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Photo by Tikkho Maciel on Unsplash

However, it is not just Agnes’ heartache that you experience. You view the world from other the character’s points of view. You get to see how incredible she is to her husband and his own disappointment in himself for feeling he is not good enough for her. O’Farrell lets you experience her mother-in-law and eldest daughter’s embarrassment in Agnes’ simple country ways from their perspective as civilized towns women. You see how her stepmother Joan sees her as manipulative and a weird wild thing. Then you get to see her through the eyes of her loving young twins, Judith and Hamnet. O’Farrell doesn’t so much paint a picture of Agnes but constructs a sculpture that is a tribute to the constantly shifting perception of a woman’s worth.

It is hard not to read this novel and wonder if little bits and pieces are placed throughout it as to hint to what might have inspired Shakespeare’s plays. Did the way he met his wife inspire his love stories? Were the witches inspired by his wife’s knowledge of the natural world or her supernatural aura? What inspired the tragedies? His legacy is as much a spectre to the text as it is for his family to live with.

The heart of the novel is the death of Hamnet. The story revolves around the moment that he is taken by the plague. The past of the characters build to it and the rest of the story that follows his passing is riddled with the cracks it causes. Grief seeps through the pages and in to the reader veins. You feel it rage like some long expected storm and then endure it ebbing away painfully slowly as the life of the family carries on.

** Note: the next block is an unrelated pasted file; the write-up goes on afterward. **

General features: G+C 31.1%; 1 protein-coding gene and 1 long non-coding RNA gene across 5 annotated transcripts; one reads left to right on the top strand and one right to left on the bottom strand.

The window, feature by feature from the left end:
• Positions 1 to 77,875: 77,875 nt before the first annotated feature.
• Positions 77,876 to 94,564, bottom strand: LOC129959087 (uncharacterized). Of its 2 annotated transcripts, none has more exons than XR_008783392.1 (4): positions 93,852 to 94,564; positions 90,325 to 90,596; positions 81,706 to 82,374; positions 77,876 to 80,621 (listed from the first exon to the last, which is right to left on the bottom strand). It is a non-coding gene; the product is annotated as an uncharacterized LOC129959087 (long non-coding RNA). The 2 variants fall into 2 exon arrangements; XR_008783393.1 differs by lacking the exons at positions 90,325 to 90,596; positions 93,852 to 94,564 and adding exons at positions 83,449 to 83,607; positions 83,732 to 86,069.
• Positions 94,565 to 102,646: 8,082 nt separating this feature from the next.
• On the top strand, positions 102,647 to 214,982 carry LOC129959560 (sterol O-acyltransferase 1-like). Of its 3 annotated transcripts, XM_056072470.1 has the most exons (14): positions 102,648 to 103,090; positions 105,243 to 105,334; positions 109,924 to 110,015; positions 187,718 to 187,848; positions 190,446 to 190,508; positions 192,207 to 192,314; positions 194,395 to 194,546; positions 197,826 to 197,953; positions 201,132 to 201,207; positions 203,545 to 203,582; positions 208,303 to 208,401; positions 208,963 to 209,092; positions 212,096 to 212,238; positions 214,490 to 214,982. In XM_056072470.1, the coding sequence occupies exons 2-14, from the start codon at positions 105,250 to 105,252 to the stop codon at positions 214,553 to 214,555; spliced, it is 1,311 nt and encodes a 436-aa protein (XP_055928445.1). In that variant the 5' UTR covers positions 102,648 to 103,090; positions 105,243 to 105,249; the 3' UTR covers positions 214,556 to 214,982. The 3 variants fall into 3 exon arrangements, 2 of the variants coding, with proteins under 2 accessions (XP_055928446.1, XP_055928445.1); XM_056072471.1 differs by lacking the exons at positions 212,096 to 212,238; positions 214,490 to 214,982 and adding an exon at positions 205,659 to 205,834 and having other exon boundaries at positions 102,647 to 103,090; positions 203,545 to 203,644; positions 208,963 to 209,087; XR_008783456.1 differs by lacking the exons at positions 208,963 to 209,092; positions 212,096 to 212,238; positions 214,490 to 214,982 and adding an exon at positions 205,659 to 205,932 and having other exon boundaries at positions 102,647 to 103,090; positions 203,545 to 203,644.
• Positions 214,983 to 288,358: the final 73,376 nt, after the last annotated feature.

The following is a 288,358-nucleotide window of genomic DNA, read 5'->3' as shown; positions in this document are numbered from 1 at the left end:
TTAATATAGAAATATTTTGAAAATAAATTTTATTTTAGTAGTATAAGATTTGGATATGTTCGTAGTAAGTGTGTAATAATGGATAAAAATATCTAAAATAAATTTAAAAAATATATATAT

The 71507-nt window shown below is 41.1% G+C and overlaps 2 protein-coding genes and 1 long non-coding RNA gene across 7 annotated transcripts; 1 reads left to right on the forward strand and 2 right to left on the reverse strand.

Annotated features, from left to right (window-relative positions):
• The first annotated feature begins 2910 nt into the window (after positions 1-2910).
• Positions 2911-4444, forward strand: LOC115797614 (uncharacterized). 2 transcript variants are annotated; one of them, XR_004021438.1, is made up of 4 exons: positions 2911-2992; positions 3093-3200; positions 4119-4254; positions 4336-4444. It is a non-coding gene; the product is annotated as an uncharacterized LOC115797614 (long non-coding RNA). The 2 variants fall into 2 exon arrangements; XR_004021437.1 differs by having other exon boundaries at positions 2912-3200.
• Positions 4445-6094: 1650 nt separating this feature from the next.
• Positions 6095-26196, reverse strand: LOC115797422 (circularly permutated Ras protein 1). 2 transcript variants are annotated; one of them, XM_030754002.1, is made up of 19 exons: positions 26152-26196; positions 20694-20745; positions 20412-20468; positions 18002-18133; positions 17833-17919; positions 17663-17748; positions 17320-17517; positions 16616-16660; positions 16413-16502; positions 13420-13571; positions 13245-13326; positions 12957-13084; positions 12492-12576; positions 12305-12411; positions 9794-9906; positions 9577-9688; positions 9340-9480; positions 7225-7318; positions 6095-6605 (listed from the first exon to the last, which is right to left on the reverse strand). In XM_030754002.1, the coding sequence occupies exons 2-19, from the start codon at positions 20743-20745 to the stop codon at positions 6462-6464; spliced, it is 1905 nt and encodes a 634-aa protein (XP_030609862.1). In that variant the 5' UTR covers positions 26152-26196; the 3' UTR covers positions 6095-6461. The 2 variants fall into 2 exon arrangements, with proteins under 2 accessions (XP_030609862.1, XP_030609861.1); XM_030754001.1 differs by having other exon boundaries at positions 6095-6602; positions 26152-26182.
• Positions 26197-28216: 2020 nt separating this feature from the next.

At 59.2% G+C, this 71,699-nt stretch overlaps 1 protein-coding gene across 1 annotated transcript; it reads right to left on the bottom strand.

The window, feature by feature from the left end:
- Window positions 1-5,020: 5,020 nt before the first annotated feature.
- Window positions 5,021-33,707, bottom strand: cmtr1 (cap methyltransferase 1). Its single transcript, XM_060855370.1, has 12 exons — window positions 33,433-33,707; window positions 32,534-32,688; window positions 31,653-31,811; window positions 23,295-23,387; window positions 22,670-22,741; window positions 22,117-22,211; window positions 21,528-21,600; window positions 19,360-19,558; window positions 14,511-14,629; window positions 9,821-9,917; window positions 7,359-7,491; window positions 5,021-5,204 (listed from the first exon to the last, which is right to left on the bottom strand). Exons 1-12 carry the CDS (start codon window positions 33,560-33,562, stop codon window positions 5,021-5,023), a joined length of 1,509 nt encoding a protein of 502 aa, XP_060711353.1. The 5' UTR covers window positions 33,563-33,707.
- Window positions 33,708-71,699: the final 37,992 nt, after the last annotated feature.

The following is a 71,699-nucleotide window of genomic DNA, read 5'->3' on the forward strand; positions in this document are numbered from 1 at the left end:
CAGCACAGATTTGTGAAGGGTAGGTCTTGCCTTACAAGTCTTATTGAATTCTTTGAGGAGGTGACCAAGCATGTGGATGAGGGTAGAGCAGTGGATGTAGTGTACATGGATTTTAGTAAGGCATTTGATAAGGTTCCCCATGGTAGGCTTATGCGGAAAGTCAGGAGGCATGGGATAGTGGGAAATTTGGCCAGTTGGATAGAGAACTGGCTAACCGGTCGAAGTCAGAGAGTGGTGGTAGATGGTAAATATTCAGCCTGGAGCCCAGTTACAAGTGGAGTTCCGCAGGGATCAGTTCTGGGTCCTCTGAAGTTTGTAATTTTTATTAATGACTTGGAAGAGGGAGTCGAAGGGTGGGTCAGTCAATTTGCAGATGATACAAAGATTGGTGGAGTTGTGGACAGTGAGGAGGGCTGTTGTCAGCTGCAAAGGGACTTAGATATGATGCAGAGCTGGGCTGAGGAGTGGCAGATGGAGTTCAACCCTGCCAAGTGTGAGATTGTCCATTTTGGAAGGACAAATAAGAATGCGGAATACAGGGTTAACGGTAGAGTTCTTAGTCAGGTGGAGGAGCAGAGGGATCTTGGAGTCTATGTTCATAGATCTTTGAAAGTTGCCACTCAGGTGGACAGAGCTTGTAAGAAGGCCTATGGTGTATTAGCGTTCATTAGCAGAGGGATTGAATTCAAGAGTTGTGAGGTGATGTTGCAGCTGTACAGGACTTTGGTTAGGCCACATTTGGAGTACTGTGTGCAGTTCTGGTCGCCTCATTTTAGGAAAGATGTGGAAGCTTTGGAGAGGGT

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Photo by Matt Riches on Unsplash

There were two parts of the novel that I absolutely adored reading. The first was the birth of the twins. Just like the birth in Atwood’s The Handmaid’s Tale the beauty of the moment is the feral humanity of it. The scene evokes a real visceral and emotional experience that I can’t stop thinking about. The second part was the journey of the flea from Alexandria to Stratford. I’m not usually a fan of having to know where the essence of evil comes from as explaining it can often feel bulky and unnatural in novel but I loved this. The story of the flea’s adventure was almost silently insidious. It was beautiful.

For me reading this story now with the world I am living in was hard. When each night the news broadcasts are filled with stories of people losing loved ones, the death of Hamnet can feel so very difficult to read. We all learn about the plague as children. Anyone who has ever enjoyed Shakespeare will know that the play houses were closed to stop it from spreading. You can’t help but compare then to now and worry about the loss of life or the suffering that is now going on throughout the world. It was so weird to think that one of the places I often walk out to as the weather becomes warmer is The Globe. I grab a take away drink and take a seat near the Thames to read a few pages of my book before I wander home. This is something a global pandemic is now stopping me from doing. It is all so surreal to read about it in the pages of a work of fiction based in a period of history that seems so long ago and experience something similar now.

Hamnet by Maggie O’Farrell is a fantastic fictitious account of a family who experience the loss of a child. It is a masterpiece and I predict it will be a future literary classic.

Hamnet by Maggie 0’Farrell is nominated for the Women’s Prize for fiction 2020. Click here for more information.

Hamnet by Maggie O’Farrell is published by Tinder Press. Click here to grab yourself a copy.

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Thumbnail Credit: Photo by Liv Bruce on Unsplash